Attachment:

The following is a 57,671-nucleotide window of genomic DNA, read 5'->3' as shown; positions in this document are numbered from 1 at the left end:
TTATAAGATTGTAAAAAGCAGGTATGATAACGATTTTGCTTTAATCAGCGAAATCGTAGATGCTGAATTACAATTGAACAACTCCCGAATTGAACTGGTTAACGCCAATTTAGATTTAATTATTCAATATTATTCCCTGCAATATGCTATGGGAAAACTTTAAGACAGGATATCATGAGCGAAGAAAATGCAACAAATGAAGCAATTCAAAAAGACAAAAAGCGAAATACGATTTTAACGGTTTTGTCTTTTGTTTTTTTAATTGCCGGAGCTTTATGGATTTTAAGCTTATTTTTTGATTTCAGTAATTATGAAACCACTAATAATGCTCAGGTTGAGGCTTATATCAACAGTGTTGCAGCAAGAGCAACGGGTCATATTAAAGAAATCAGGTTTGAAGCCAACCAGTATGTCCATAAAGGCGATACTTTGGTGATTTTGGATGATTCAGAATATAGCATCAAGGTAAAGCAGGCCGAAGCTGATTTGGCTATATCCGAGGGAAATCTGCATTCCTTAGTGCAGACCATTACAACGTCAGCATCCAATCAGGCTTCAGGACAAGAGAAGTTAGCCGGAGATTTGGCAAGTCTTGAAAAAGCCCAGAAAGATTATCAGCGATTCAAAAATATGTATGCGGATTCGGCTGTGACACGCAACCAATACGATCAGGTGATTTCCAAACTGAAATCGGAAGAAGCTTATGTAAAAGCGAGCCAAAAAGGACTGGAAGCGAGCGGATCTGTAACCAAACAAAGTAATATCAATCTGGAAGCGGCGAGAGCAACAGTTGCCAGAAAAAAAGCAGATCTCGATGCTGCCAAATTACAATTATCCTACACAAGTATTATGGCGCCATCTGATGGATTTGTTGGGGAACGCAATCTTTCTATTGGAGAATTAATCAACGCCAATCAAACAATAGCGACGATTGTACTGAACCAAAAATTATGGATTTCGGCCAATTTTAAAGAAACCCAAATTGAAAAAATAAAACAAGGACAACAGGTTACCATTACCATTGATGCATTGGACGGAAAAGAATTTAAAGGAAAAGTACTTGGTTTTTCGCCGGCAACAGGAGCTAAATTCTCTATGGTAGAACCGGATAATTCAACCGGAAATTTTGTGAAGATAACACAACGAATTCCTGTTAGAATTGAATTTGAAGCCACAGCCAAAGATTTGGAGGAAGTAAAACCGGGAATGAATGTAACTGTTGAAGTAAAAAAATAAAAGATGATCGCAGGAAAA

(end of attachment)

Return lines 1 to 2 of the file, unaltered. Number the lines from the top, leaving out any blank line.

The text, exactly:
The following is a 57,671-nucleotide window of genomic DNA, read 5'->3' as shown; positions in this document are numbered from 1 at the left end:
TTATAAGATTGTAAAAAGCAGGTATGATAACGATTTTGCTTTAATCAGCGAAATCGTAGATGCTGAATTACAATTGAACAACTCCCGAATTGAACTGGTTAACGCCAATTTAGATTTAATTATTCAATATTATTCCCTGCAATATGCTATGGGAAAACTTTAAGACAGGATATCATGAGCGAAGAAAATGCAACAAATGAAGCAATTCAAAAAGACAAAAAGCGAAATACGATTTTAACGGTTTTGTCTTTTGTTTTTTTAATTGCCGGAGCTTTATGGATTTTAAGCTTATTTTTTGATTTCAGTAATTATGAAACCACTAATAATGCTCAGGTTGAGGCTTATATCAACAGTGTTGCAGCAAGAGCAACGGGTCATATTAAAGAAATCAGGTTTGAAGCCAACCAGTATGTCCATAAAGGCGATACTTTGGTGATTTTGGATGATTCAGAATATAGCATCAAGGTAAAGCAGGCCGAAGCTGATTTGGCTATATCCGAGGGAAATCTGCATTCCTTAGTGCAGACCATTACAACGTCAGCATCCAATCAGGCTTCAGGACAAGAGAAGTTAGCCGGAGATTTGGCAAGTCTTGAAAAAGCCCAGAAAGATTATCAGCGATTCAAAAATATGTATGCGGATTCGGCTGTGACACGCAACCAATACGATCAGGTGATTTCCAAACTGAAATCGGAAGAAGCTTATGTAAAAGCGAGCCAAAAAGGACTGGAAGCGAGCGGATCTGTAACCAAACAAAGTAATATCAATCTGGAAGCGGCGAGAGCAACAGTTGCCAGAAAAAAAGCAGATCTCGATGCTGCCAAATTACAATTATCCTACACAAGTATTATGGCGCCATCTGATGGATTTGTTGGGGAACGCAATCTTTCTATTGGAGAATTAATCAACGCCAATCAAACAATAGCGACGATTGTACTGAACCAAAAATTATGGATTTCGGCCAATTTTAAAGAAACCCAAATTGAAAAAATAAAACAAGGACAACAGGTTACCATTACCATTGATGCATTGGACGGAAAAGAATTTAAAGGAAAAGTACTTGGTTTTTCGCCGGCAACAGGAGCTAAATTCTCTATGGTAGAACCGGATAATTCAACCGGAAATTTTGTGAAGATAACACAACGAATTCCTGTTAGAATTGAATTTGAAGCCACAGCCAAAGATTTGGAGGAAGTAAAACCGGGAATGAATGTAACTGTTGAAGTAAAAAAATAAAAGATGATCGCAGGAAAA